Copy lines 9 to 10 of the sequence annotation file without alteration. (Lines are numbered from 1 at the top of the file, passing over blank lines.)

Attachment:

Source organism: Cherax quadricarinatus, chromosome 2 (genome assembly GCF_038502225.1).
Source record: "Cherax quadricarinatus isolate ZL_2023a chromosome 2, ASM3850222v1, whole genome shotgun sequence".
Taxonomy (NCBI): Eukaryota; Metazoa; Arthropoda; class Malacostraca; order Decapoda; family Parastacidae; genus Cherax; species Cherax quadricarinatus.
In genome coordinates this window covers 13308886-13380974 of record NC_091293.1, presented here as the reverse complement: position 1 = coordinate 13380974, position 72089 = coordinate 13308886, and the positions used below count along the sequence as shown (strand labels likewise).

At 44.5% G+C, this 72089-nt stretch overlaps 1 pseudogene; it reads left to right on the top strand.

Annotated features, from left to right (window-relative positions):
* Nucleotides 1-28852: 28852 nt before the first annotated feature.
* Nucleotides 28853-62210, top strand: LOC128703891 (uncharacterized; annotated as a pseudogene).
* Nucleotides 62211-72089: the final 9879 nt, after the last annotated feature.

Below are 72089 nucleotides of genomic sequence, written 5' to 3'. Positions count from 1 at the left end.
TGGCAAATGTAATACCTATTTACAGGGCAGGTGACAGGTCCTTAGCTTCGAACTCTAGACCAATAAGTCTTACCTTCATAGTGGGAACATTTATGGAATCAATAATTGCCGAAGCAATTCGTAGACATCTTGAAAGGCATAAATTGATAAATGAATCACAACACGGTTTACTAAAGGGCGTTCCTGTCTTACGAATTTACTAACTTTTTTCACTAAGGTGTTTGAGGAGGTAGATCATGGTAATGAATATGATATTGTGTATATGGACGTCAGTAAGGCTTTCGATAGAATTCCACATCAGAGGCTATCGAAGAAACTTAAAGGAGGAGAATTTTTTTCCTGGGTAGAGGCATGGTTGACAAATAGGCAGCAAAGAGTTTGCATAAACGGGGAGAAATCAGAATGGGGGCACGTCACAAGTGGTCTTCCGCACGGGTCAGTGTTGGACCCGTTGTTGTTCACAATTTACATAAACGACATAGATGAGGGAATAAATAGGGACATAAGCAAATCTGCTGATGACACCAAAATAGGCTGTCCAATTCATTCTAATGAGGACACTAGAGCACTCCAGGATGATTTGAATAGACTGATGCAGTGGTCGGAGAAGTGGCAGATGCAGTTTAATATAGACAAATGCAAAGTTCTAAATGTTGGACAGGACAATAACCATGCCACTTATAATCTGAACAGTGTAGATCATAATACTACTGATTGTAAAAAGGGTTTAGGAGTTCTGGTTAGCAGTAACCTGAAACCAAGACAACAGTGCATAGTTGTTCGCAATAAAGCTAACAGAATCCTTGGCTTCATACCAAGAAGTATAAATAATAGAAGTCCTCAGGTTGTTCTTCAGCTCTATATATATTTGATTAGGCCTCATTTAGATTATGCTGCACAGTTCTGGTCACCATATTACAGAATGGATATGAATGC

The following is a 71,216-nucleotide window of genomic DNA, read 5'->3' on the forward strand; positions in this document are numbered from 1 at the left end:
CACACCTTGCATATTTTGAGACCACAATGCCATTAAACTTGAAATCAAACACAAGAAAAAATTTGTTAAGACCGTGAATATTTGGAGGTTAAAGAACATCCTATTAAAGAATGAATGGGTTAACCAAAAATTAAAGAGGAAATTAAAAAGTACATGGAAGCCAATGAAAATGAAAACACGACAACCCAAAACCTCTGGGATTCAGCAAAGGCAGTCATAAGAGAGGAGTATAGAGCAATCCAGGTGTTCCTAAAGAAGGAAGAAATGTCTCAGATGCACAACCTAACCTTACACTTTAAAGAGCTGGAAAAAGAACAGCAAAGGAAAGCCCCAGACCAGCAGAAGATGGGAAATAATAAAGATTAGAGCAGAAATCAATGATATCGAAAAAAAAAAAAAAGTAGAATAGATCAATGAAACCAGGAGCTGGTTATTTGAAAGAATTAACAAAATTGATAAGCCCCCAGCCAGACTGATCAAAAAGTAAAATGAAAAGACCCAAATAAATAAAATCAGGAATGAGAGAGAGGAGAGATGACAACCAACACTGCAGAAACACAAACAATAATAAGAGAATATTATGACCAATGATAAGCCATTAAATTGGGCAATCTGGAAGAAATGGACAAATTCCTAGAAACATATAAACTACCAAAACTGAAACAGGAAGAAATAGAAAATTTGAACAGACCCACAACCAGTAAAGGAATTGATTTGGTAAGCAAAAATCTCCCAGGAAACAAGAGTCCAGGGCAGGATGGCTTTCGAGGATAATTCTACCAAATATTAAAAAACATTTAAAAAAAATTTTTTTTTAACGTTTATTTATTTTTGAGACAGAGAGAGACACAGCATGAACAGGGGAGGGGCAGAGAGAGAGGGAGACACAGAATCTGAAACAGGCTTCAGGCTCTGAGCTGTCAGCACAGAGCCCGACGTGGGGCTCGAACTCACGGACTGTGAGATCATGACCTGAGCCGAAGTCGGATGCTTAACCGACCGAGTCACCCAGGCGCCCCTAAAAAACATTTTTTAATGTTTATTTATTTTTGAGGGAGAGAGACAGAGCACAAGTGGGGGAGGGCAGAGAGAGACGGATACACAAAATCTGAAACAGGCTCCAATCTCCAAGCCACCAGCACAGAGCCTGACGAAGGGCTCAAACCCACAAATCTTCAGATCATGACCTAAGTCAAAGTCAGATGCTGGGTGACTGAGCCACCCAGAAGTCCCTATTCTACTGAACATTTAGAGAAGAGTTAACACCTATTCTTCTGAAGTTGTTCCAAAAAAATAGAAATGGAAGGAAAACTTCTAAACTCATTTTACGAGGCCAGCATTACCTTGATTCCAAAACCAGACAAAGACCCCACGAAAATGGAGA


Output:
* Nucleotides 62211-72089: the final 9879 nt, after the last annotated feature.

Below are 72089 nucleotides of genomic sequence, written 5' to 3'. Positions count from 1 at the left end.